SolidWorks is a popular CAD program that is used by many engineers and designers . Although SW2009 has been announced lately, the programs previous version, SolidWorks 2008, is the one we are dealing this. The 2 reasons for that are that not many users have already upgraded to SolidWorks 2009 and also that in the SW2008 a new look was introduced – making the 3D modeling process easier both for experienced and new users. After dealing with the sketch phase - including the “Sketch” procedure and entities – and covering the constantly visible View menu, we are now providing a complete overview of the most fundamental Extrude feature. But even as you are almost sure familiar with the command itself – read below to discover several new and advanced options of the Extrude.
Extrude Feature Menu
As it was mentioned, once you select “Extrude” from features tab, a menu will open on the right of your screen. The menu has several choices:
- From (where to start your extrusion)
- Direction 1 – the side and length of your extrude
- Direction 2 – optionally “extruding” your contour to 2 sides of the sketch plane
- Thin feature – a possibility to create a “thin-walled” prism instead of solid prism
- Selected contours – adding/removing sketches that are subject to the Extrude procedure
We are now going to look into those options more deeply.
In SW2008 you have several options of the starting plane for your extrusion.
- Sketch Plane – this is the most common option, starting the “elevation” of your sketch right from the plane it is drawn on.
- Surface/Plane/Pane – this is a useful option if you want to use the same sketch several times. Although the sketch itself s placed on certain plane, you can choose another plane (parallel to that one) to start the extrusion. If you choose a surface – you will have a projection of your sketch extruded. Remember, the extrusion is, of course, always perpendicular to the sketch/parallel plane.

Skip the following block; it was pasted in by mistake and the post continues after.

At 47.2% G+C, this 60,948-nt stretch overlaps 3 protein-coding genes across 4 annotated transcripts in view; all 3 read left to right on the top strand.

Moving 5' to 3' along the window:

- Vertex – You can select a point of your model that will define the origin of extrusion. A “virtual” plane – parallel to sketch plane will be created in that point.
- Offset – you can start your extrusion at certain distance of your sketch plane – just choose the offset distance as required. Remember, the offset is always positive – so you can switching the direction with the arrow button.
This last option in the Extrude menu allows you to add contours to your extrusion. Remember, you can create several “bodies” using the same Extrude step. Bear in mind, though, that tose bodies will always have the same parameters (beside the constructing sketch) and could not be edited separately. Generally, this option is not advisable as it limits your future model.
This post is part of the series: CAD modelling with SolidWorks 2008
Are you a CAD user? An engineer? Product designer? What software do you use? Try SolidWorks - and you may never want to switch back… Already a SW user? This series will give you some useful tips about the latest version, SolidWorks 2008.
- CAD software - SolidWorks 2008 Overview
- Learning SolidWorks 2008 – Creating New Part and Menu Structure
- Learning SolidWorks 2008 – Creating a sketch
- Learning SolidWorks 2008 – Sketch Entities – Part I
- Learning SolidWorks 2008 – Sketch Entities – Part II
- Learning SolidWorks 2008 – Sketch Entities – Part III
- What’s new in SolidWorks 2008 – The view menu – part I
- What’s new in SolidWorks 2008 – The view menu – part II
- Learn SolidWorks 2008 – Extrude – part I
- Learn SolidWorks 2008 – Extrude – Part II
- Learn SolidWorks 2008 – Extrude – Part III
- Learn SolidWorks 2008 – Extrude – Part IV